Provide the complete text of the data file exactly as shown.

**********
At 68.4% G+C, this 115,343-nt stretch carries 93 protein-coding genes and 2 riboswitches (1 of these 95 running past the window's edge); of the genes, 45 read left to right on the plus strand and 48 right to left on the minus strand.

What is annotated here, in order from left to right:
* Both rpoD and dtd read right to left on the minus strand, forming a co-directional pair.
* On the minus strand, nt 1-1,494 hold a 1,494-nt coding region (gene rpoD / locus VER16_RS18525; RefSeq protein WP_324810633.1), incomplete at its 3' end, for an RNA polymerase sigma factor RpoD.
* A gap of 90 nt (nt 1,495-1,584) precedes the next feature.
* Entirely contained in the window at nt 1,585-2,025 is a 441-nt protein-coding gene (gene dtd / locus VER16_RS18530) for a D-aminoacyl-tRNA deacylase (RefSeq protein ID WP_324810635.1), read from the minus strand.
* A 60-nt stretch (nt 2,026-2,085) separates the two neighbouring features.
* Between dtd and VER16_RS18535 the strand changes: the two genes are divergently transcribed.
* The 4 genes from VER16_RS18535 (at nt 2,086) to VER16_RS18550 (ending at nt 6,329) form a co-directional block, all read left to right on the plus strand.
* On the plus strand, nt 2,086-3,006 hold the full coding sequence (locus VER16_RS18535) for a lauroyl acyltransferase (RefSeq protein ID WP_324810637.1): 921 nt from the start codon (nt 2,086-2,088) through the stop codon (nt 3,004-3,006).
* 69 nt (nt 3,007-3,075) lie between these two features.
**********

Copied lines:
At 68.4% G+C, this 115,343-nt stretch carries 93 protein-coding genes and 2 riboswitches (1 of these 95 running past the window's edge); of the genes, 45 read left to right on the plus strand and 48 right to left on the minus strand.

What is annotated here, in order from left to right:
* Both rpoD and dtd read right to left on the minus strand, forming a co-directional pair.
* On the minus strand, nt 1-1,494 hold a 1,494-nt coding region (gene rpoD / locus VER16_RS18525; RefSeq protein WP_324810633.1), incomplete at its 3' end, for an RNA polymerase sigma factor RpoD.
* A gap of 90 nt (nt 1,495-1,584) precedes the next feature.
* Entirely contained in the window at nt 1,585-2,025 is a 441-nt protein-coding gene (gene dtd / locus VER16_RS18530) for a D-aminoacyl-tRNA deacylase (RefSeq protein ID WP_324810635.1), read from the minus strand.
* A 60-nt stretch (nt 2,026-2,085) separates the two neighbouring features.
* Between dtd and VER16_RS18535 the strand changes: the two genes are divergently transcribed.
* The 4 genes from VER16_RS18535 (at nt 2,086) to VER16_RS18550 (ending at nt 6,329) form a co-directional block, all read left to right on the plus strand.
* On the plus strand, nt 2,086-3,006 hold the full coding sequence (locus VER16_RS18535) for a lauroyl acyltransferase (RefSeq protein ID WP_324810637.1): 921 nt from the start codon (nt 2,086-2,088) through the stop codon (nt 3,004-3,006).
* 69 nt (nt 3,007-3,075) lie between these two features.